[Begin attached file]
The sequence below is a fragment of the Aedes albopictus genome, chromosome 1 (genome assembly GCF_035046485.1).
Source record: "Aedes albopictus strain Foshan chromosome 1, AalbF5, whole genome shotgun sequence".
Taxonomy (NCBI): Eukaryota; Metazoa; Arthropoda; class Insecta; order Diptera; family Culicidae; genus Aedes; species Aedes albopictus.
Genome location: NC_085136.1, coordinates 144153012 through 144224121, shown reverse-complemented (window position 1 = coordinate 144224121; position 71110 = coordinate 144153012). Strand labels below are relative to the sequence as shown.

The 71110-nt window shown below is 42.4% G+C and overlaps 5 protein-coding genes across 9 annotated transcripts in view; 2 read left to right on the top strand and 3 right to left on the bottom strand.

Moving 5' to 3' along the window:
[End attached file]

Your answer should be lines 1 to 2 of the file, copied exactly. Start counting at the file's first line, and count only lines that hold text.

The sequence below is a fragment of the Aedes albopictus genome, chromosome 1 (genome assembly GCF_035046485.1).
Source record: "Aedes albopictus strain Foshan chromosome 1, AalbF5, whole genome shotgun sequence".